Their Eyes Were Watching God: Janie\'s Great Identity Search


In the novel, Their Eyes Were Watching God by Zora Neale Hurston, there
are many lessons on a person\'s search for identity. Janie\'s search for identity
throughout this book is very visible. It has to do with her search for a name,
and freedom for herself. As she goes through life her search takes many turns
for the worse and a few for the better, but in the end she finds her true
identity. Through her marriages with Logan, Joe, then Tea Cake she figures out
what is for her and how she wants to live. So in the end, she is where she
wants to be.
In Janie\'s early life she lived with her grandmother, Nanny. Nanny and
Janie were pretty well off and had the privilege to live in the yard of white
folks. While Janie was growing up she played with the white children. While
she was in this stage, she was faced with much criticism and was called many
names, so many that everyone started calling her alphabet, "\'cause so many
people had done named me different names." Soon she started piecing together
what she knew of her odd identity. Then one day she saw herself in a photograph
and noticed that she looked different, that she had dark skin, and she said,
"before Ah seen de picture Ah thought Ah wuz just like de rest." From this
point, Janie fell into somewhat of a downward spiral, setting her off of the
path toward finding her own identity in society. Finally when she was older
Nanny saw her doing somethings under the pear tree that she thought were
unacceptable. Nanny quickly arranged a marriage between Janie and a well-off
local man, Logan Killicks. In this marriage Janie resisted. She felt as if she
was losing her freedom was well as her identity, she wasn\'t Janie anymore she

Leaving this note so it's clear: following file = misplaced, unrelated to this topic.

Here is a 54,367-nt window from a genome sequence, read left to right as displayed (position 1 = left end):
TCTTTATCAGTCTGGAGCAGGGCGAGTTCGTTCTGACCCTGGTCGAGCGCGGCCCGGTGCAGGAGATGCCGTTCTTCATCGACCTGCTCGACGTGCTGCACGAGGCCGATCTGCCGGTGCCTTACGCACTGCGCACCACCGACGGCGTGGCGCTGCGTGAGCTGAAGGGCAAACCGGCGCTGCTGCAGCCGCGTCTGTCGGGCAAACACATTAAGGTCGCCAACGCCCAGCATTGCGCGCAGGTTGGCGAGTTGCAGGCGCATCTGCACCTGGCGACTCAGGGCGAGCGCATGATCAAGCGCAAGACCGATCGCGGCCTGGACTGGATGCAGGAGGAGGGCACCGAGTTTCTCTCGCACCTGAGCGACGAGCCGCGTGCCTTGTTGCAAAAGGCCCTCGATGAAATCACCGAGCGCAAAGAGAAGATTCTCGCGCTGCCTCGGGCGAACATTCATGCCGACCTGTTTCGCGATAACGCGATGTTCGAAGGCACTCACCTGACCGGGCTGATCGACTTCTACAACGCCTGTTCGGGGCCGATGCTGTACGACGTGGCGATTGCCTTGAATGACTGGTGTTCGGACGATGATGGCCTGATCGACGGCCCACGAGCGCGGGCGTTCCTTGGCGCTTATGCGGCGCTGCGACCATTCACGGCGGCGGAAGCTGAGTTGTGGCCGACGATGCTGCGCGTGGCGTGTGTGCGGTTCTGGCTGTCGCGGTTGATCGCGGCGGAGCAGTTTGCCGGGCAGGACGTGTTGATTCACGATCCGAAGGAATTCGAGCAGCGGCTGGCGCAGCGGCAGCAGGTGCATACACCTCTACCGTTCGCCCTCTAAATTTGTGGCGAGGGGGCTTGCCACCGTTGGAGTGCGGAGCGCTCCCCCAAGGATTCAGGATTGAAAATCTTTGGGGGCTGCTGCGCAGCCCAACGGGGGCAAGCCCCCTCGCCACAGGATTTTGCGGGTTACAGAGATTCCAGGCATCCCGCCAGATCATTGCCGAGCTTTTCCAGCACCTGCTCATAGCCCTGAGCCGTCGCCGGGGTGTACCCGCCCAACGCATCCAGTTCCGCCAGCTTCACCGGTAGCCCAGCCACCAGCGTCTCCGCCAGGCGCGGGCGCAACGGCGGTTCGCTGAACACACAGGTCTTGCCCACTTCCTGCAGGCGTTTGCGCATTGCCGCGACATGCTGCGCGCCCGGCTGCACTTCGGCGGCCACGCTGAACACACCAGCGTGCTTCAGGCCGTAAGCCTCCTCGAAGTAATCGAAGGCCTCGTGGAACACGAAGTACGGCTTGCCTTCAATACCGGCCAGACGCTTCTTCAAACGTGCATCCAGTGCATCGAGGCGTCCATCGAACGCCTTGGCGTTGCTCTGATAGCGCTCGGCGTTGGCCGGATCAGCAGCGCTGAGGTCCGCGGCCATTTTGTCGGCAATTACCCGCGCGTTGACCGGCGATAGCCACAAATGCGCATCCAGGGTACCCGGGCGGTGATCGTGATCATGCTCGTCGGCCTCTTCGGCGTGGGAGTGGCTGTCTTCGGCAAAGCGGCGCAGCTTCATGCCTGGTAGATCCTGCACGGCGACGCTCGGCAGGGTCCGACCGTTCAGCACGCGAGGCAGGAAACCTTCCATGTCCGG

was now Mrs. Logan Killicks, and she was somewhat obligated to do what he wanted.
Not long into this marriage, Janie has had enough, and when the chance to go
away with a smooth, romantic man, she takes the chance.
The man Janie left Logan for was named Joe Starks. Joe was a smart man
who started his own town, Eatonville. In the beginning of her relationship with,
Joe, she felt loved, something she never really felt while she had been with
Logan. At first, when she ran away with Joe, she felt as if she was finding her
new identity, but all there was for her to find was a great maze not always
heading her toward her new identity. While she was with Joe she felt as if she
had a position of subservience to Joe, he did not see her as an equal. When Joe
was nominated to be mayor, and the people wanted to hear from Mrs. Mayor Starks,
Joe said, "mah wife don\'t know nothin\' \'bout speech-makin\'." What he was saying
was that Janie wasn\'t there for her smarts, she was there to be his wife, to
beat for the show, to run the store and the post office, and most of all to be
Mrs. Mayor Starks. Throughout this marriage Janie as though she was losing
more and more of her identity and freedom in this marriage. By the end of the
marriage, she did not have her kitchen and house work that she loved to do, and
she had lost her name.
After the timely demise of Joe, another man came into Janie\'s life,
Vergible Woods, a.k.a. Tea Cake. He was an unpretentious man without the status
of high class, unlike Logan and Joe. He was just what Janie had wanted. Tea
Cake gave Janie the freedom to do whatever she wanted. He allowed her to play
checkers and talk to whom ever she wanted. The name issue arose again in this
relationship. When Janie was with Tea Cake most of the people called her
"Janie." By this time she had finally found her identity. She was just an
average person who wanted freedom and who didn\'t always like having complete
security. In her marriage to Tea Cake, Janie finally had peace and love. She
wanted to do most of whatever Tea Cake was doing. She did not feel any
obligation to work with Tea Cake, she just wanted to. So when she returned to
Eatonville in her overalls, she had inside of her, true inner happiness and
knowledge of her identity.
In this novel, Zora Neale Hurston shows many points on her view